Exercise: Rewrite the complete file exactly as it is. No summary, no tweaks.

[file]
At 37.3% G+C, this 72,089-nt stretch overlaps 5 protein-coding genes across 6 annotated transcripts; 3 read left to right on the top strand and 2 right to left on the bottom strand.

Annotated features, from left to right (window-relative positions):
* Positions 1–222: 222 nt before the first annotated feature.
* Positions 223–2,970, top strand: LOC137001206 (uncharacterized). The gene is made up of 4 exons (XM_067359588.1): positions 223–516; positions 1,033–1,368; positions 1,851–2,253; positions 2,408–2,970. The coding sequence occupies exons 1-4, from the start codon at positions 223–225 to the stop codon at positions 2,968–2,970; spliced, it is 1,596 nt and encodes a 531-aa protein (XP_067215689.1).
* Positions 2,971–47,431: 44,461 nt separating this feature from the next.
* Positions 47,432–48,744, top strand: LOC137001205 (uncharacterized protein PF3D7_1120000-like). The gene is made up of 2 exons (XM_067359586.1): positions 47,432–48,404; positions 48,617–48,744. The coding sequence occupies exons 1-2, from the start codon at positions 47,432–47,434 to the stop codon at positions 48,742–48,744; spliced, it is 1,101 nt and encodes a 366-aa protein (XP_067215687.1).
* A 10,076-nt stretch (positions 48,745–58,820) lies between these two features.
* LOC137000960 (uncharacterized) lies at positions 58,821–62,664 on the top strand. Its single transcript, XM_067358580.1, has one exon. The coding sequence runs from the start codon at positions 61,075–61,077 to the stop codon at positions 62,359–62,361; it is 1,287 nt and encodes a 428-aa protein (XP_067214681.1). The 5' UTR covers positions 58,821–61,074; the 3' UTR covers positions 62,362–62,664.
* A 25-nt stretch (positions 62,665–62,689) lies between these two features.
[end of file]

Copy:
At 37.3% G+C, this 72,089-nt stretch overlaps 5 protein-coding genes across 6 annotated transcripts; 3 read left to right on the top strand and 2 right to left on the bottom strand.

Annotated features, from left to right (window-relative positions):
* Positions 1–222: 222 nt before the first annotated feature.
* Positions 223–2,970, top strand: LOC137001206 (uncharacterized). The gene is made up of 4 exons (XM_067359588.1): positions 223–516; positions 1,033–1,368; positions 1,851–2,253; positions 2,408–2,970. The coding sequence occupies exons 1-4, from the start codon at positions 223–225 to the stop codon at positions 2,968–2,970; spliced, it is 1,596 nt and encodes a 531-aa protein (XP_067215689.1).
* Positions 2,971–47,431: 44,461 nt separating this feature from the next.
* Positions 47,432–48,744, top strand: LOC137001205 (uncharacterized protein PF3D7_1120000-like). The gene is made up of 2 exons (XM_067359586.1): positions 47,432–48,404; positions 48,617–48,744. The coding sequence occupies exons 1-2, from the start codon at positions 47,432–47,434 to the stop codon at positions 48,742–48,744; spliced, it is 1,101 nt and encodes a 366-aa protein (XP_067215687.1).
* A 10,076-nt stretch (positions 48,745–58,820) lies between these two features.
* LOC137000960 (uncharacterized) lies at positions 58,821–62,664 on the top strand. Its single transcript, XM_067358580.1, has one exon. The coding sequence runs from the start codon at positions 61,075–61,077 to the stop codon at positions 62,359–62,361; it is 1,287 nt and encodes a 428-aa protein (XP_067214681.1). The 5' UTR covers positions 58,821–61,074; the 3' UTR covers positions 62,362–62,664.
* A 25-nt stretch (positions 62,665–62,689) lies between these two features.